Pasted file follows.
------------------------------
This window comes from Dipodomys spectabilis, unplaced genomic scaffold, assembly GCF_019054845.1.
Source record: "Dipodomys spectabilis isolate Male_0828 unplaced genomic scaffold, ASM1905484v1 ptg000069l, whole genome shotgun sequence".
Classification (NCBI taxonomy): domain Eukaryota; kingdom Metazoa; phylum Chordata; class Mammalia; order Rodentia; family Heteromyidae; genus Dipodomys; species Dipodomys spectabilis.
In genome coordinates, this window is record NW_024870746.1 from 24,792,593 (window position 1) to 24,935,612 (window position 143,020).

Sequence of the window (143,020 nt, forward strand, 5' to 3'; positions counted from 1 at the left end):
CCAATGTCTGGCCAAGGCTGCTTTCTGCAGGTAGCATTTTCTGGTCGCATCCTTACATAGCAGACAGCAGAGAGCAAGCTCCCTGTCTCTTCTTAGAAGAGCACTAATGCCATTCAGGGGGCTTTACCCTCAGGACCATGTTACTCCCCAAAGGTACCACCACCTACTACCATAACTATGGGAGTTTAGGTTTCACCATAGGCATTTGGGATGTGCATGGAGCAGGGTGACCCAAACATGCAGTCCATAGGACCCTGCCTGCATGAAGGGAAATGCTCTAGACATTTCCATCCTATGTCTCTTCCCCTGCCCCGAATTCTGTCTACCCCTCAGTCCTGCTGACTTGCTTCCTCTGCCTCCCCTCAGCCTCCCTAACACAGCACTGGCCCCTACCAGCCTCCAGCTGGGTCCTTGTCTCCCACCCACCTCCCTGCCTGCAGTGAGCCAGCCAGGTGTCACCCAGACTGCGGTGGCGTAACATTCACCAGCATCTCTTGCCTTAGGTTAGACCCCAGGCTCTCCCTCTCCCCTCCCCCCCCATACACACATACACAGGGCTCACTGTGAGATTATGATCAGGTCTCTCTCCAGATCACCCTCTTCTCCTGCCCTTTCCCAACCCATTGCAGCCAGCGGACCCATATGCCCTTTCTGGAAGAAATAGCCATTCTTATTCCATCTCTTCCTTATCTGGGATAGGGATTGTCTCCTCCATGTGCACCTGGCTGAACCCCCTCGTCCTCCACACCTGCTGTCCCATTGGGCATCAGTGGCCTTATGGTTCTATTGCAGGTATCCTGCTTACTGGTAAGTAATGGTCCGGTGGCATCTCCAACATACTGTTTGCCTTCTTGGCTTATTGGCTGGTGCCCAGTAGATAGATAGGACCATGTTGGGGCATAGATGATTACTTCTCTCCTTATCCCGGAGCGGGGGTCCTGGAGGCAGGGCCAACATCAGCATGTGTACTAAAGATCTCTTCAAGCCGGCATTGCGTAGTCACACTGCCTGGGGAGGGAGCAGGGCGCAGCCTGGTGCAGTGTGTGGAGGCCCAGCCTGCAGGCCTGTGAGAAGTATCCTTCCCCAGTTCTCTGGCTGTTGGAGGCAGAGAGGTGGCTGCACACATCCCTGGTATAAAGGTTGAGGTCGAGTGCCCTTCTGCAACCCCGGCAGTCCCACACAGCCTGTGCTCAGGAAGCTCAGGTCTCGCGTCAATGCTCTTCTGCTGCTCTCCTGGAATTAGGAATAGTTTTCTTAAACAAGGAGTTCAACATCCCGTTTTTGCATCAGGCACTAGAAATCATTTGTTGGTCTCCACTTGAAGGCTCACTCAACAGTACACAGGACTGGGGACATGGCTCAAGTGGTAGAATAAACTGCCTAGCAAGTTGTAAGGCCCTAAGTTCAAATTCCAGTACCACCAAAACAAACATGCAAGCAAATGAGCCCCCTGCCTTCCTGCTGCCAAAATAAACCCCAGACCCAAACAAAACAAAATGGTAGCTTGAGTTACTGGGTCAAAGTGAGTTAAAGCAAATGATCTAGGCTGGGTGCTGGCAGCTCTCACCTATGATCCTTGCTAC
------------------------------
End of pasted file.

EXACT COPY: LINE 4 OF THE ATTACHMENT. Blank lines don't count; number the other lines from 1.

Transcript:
In genome coordinates, this window is record NW_024870746.1 from 24,792,593 (window position 1) to 24,935,612 (window position 143,020).